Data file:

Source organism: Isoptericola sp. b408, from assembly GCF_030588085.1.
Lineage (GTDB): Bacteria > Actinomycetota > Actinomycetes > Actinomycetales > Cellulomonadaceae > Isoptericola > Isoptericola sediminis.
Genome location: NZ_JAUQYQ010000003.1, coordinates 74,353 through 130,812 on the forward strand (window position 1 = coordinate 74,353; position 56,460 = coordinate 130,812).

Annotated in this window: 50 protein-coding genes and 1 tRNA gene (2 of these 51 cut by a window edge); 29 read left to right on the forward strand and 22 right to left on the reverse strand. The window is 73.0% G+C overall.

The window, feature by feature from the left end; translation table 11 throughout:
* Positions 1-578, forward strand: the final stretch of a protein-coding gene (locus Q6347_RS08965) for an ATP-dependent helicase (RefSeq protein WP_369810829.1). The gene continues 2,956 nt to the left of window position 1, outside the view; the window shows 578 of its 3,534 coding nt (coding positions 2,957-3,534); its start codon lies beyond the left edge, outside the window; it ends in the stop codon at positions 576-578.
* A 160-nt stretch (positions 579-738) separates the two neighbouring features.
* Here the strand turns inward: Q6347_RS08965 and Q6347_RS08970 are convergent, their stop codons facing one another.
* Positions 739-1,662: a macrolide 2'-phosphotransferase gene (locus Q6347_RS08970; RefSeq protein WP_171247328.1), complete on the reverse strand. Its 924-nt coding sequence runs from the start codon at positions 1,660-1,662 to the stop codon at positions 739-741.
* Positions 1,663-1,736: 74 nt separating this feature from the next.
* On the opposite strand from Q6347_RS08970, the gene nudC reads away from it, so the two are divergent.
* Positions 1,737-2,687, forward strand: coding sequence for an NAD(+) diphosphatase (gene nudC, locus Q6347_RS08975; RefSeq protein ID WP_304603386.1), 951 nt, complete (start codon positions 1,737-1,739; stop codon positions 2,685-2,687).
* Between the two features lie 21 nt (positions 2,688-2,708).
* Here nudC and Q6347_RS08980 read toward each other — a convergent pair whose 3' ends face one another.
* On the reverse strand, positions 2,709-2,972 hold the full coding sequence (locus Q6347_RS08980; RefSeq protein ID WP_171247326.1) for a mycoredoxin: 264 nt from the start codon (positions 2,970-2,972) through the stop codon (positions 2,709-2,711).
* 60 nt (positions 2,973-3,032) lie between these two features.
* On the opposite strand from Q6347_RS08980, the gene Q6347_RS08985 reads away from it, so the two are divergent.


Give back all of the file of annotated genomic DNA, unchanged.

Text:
Source organism: Isoptericola sp. b408, from assembly GCF_030588085.1.
Lineage (GTDB): Bacteria > Actinomycetota > Actinomycetes > Actinomycetales > Cellulomonadaceae > Isoptericola > Isoptericola sediminis.
Genome location: NZ_JAUQYQ010000003.1, coordinates 74,353 through 130,812 on the forward strand (window position 1 = coordinate 74,353; position 56,460 = coordinate 130,812).

Annotated in this window: 50 protein-coding genes and 1 tRNA gene (2 of these 51 cut by a window edge); 29 read left to right on the forward strand and 22 right to left on the reverse strand. The window is 73.0% G+C overall.

The window, feature by feature from the left end; translation table 11 throughout:
* Positions 1-578, forward strand: the final stretch of a protein-coding gene (locus Q6347_RS08965) for an ATP-dependent helicase (RefSeq protein WP_369810829.1). The gene continues 2,956 nt to the left of window position 1, outside the view; the window shows 578 of its 3,534 coding nt (coding positions 2,957-3,534); its start codon lies beyond the left edge, outside the window; it ends in the stop codon at positions 576-578.
* A 160-nt stretch (positions 579-738) separates the two neighbouring features.
* Here the strand turns inward: Q6347_RS08965 and Q6347_RS08970 are convergent, their stop codons facing one another.
* Positions 739-1,662: a macrolide 2'-phosphotransferase gene (locus Q6347_RS08970; RefSeq protein WP_171247328.1), complete on the reverse strand. Its 924-nt coding sequence runs from the start codon at positions 1,660-1,662 to the stop codon at positions 739-741.
* Positions 1,663-1,736: 74 nt separating this feature from the next.
* On the opposite strand from Q6347_RS08970, the gene nudC reads away from it, so the two are divergent.
* Positions 1,737-2,687, forward strand: coding sequence for an NAD(+) diphosphatase (gene nudC, locus Q6347_RS08975; RefSeq protein ID WP_304603386.1), 951 nt, complete (start codon positions 1,737-1,739; stop codon positions 2,685-2,687).
* Between the two features lie 21 nt (positions 2,688-2,708).
* Here nudC and Q6347_RS08980 read toward each other — a convergent pair whose 3' ends face one another.
* On the reverse strand, positions 2,709-2,972 hold the full coding sequence (locus Q6347_RS08980; RefSeq protein ID WP_171247326.1) for a mycoredoxin: 264 nt from the start codon (positions 2,970-2,972) through the stop codon (positions 2,709-2,711).
* 60 nt (positions 2,973-3,032) lie between these two features.
* On the opposite strand from Q6347_RS08980, the gene Q6347_RS08985 reads away from it, so the two are divergent.